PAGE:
In response to my parenting is hard post, a friend forwarded this article. I found it fascinating, and irritating. I recommend highly reading it. The author sets out to understand why a wide variety of research, from disparate disciplines, has repeatedly found that parents are not happier than their childless counterparts, and in many cases are less so. It’s a distressing thought, especially to those newly parented among us. The author- Jennifer Senior- explores two equally interesting theories (1) the act of parenting has fundamentally changed (as has the timing, which seems equally significant) and (2) our definition of happiness will have significant influence over our level of satisfaction, or dissatisfaction, with being a parent.
This second point seems immensely important. The trouble with having kids, many research suggests, is that while children might bring moments of transcendence, pure bliss, the day-to-day slog of parenting (fighting over the TV [which gets back to point number one], transporting them to piano, and soccer, and …) typically means that we are denied the moment-to-moment happiness that we once felt (before children, that is). The trouble is, Jennifer points out (and I completely agree), that for many people purpose is happiness, especially when the experience of moment-to-moment happiness is somewhat elusive to begin with. Martin Seligman, a positive-psychologist who is not known for his optimism, “takes the view that happiness is best defined in the ancient Greek sense: leading a productive, purposeful life. And the way we take stock of that life, in the end, isn’t by how much fun we’ve had, but what we did with it.” (This man had seven children.) This left me wondering, are we so conditioned to getting, needing, immediate gratification that we cannot see the larger purpose, and beauty, of parenthood? And, given the fact that on balance parents today are older than the generation before, are we so used to having things our way, to being in control- complete control- that we cannot give ourselves up to something greater?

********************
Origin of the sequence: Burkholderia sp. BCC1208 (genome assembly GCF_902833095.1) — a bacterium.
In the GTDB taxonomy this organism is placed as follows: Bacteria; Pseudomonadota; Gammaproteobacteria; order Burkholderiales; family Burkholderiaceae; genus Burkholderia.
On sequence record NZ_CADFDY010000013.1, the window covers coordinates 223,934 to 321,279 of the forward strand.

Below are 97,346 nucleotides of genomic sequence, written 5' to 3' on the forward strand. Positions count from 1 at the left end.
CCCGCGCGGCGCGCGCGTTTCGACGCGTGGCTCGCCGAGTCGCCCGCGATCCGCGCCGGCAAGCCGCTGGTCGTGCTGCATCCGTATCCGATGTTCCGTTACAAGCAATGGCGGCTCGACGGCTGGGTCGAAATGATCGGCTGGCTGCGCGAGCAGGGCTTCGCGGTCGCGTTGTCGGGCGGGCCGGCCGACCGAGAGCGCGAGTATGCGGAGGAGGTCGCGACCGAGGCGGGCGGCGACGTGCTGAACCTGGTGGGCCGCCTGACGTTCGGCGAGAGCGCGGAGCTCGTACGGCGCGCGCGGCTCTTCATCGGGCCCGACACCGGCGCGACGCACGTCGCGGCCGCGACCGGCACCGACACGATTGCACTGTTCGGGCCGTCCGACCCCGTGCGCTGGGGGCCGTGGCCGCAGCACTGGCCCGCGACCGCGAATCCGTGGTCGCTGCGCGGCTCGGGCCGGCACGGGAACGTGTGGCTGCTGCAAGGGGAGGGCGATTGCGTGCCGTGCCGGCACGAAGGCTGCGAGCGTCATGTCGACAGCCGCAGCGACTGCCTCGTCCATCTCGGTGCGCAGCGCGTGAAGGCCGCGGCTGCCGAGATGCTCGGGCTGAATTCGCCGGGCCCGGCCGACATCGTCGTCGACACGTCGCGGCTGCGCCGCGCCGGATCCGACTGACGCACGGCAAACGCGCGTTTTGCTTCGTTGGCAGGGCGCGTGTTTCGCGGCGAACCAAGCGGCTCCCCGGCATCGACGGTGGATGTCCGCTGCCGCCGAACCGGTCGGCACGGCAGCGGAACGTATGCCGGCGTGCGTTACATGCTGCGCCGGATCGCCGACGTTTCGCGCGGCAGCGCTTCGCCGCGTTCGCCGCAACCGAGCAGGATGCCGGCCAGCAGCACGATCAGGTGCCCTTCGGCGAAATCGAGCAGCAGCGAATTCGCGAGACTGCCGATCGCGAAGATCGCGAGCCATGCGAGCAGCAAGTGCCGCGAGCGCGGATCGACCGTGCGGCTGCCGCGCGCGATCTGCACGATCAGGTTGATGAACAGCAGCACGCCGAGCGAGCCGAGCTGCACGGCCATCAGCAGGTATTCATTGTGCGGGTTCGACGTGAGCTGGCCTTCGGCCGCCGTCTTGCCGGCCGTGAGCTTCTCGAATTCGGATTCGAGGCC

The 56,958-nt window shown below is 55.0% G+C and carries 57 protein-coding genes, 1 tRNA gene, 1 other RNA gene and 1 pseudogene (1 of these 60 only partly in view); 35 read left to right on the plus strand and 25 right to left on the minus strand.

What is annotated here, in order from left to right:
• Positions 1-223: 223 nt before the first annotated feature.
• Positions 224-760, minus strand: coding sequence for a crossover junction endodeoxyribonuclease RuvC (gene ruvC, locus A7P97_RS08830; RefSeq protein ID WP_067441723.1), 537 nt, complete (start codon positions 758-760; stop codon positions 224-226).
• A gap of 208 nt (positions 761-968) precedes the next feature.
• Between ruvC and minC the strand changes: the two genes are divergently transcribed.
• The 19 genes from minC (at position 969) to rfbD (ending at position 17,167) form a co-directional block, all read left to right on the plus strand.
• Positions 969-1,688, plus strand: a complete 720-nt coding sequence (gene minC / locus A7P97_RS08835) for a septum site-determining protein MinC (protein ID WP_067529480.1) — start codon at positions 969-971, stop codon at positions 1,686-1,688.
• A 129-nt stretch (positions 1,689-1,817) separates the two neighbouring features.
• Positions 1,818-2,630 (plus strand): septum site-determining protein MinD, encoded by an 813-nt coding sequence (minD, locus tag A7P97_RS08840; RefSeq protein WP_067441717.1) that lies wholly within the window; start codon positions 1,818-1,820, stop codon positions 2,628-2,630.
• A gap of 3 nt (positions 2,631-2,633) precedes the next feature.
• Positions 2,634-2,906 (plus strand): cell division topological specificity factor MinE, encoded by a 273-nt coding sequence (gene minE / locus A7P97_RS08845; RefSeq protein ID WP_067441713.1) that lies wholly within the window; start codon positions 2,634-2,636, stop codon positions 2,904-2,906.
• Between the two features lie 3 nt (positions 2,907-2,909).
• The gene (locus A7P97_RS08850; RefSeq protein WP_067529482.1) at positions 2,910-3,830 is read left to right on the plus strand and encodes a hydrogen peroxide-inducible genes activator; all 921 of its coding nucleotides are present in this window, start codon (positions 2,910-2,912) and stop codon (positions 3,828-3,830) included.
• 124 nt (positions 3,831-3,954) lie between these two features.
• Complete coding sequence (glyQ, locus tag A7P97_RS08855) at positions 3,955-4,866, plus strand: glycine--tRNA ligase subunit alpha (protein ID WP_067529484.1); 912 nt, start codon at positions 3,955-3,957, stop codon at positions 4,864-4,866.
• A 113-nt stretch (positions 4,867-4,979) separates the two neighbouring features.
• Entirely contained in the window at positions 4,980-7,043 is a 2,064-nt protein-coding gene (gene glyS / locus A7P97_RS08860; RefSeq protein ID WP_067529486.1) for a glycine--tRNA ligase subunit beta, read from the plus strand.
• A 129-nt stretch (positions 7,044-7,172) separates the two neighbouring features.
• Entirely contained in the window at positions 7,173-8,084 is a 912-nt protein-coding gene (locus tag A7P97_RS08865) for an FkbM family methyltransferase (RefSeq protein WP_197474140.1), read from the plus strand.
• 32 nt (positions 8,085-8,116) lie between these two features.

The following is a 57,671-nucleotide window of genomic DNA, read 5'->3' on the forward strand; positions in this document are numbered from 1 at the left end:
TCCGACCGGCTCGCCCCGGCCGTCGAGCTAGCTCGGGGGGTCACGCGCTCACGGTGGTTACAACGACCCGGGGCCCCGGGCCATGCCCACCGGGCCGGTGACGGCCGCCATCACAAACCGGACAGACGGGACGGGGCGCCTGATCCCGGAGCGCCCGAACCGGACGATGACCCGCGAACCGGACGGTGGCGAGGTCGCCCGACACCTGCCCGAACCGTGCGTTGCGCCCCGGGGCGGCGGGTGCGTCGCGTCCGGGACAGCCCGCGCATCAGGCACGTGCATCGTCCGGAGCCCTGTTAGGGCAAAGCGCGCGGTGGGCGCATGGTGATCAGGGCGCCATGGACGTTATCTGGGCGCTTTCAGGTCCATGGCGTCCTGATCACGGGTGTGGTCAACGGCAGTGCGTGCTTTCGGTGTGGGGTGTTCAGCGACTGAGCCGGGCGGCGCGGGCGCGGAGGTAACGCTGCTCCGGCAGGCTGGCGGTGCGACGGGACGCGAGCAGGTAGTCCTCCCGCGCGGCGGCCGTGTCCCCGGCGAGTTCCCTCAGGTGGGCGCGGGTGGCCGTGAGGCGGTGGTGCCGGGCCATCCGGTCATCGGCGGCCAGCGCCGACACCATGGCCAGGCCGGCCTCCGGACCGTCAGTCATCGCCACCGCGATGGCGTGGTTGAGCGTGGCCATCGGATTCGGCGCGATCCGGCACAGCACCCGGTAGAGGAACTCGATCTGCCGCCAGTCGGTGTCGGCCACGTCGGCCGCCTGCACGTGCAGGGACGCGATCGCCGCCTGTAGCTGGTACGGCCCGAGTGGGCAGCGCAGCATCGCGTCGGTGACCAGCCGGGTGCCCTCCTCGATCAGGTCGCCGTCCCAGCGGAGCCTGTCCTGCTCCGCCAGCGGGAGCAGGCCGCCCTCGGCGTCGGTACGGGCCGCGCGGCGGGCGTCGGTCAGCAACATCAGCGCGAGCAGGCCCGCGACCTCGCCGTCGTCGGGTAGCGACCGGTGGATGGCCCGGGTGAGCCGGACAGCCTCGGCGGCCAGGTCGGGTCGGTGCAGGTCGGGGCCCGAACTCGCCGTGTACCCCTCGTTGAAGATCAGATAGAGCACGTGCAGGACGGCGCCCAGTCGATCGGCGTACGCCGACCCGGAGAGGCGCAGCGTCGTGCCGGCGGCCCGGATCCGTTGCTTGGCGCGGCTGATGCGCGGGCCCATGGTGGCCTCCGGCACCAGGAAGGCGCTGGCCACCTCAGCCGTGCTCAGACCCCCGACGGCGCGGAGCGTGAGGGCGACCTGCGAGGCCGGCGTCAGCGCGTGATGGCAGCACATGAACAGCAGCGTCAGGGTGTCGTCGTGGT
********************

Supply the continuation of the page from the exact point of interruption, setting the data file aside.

In the end, I just want to make one thing abundantly clear. I love being a parent. Yes, it is hard and I don’t always know what I’m doing and I wonder if I’m doing the best for Little E, and for Tim, and for myself. Sure I worry about raising a daughter with a healthy self-image who feels empowered to be herself in today’s society. Yes, I miss my daily runs, and regular yoga practice, which I alwayshad time for in my childless days. And yes, there are times that I am exacerbated over Little E’s need (“Mom up. Mom. Mom. Up. UP”) to be held while I’m trying to prepare dinner and there are three very hot pans on the stove top, the handles of which she is reaching for in an attempt to stir the contents inside. But when, in moments like that, I can remind myself to slow down, step back, and really look at what’s happening, I realize that what she is asking for from me is to help -to be near me- partaking in the excitement of cooking. And that is an immensely rewarding thought. She will not want this from me for much longer (I’m prepared for the fact that when she’s 13 she’ll likely want no part in dinner preparations), so for now I’m doing my best to soak it up.